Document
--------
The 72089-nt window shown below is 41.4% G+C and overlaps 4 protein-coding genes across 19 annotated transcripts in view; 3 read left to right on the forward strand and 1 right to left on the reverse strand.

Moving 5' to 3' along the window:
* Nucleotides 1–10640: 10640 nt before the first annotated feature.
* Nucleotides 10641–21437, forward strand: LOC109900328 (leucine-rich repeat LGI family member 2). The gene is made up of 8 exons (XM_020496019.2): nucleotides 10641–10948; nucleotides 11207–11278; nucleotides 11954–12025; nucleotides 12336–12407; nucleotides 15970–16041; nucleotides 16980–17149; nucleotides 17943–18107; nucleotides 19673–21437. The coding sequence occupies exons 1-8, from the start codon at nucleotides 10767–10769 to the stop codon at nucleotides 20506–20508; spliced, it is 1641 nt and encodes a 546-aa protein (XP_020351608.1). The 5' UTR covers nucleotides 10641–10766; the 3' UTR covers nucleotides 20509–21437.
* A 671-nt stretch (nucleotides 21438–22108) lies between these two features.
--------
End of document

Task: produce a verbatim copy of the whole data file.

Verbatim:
The 72089-nt window shown below is 41.4% G+C and overlaps 4 protein-coding genes across 19 annotated transcripts in view; 3 read left to right on the forward strand and 1 right to left on the reverse strand.

Moving 5' to 3' along the window:
* Nucleotides 1–10640: 10640 nt before the first annotated feature.
* Nucleotides 10641–21437, forward strand: LOC109900328 (leucine-rich repeat LGI family member 2). The gene is made up of 8 exons (XM_020496019.2): nucleotides 10641–10948; nucleotides 11207–11278; nucleotides 11954–12025; nucleotides 12336–12407; nucleotides 15970–16041; nucleotides 16980–17149; nucleotides 17943–18107; nucleotides 19673–21437. The coding sequence occupies exons 1-8, from the start codon at nucleotides 10767–10769 to the stop codon at nucleotides 20506–20508; spliced, it is 1641 nt and encodes a 546-aa protein (XP_020351608.1). The 5' UTR covers nucleotides 10641–10766; the 3' UTR covers nucleotides 20509–21437.
* A 671-nt stretch (nucleotides 21438–22108) lies between these two features.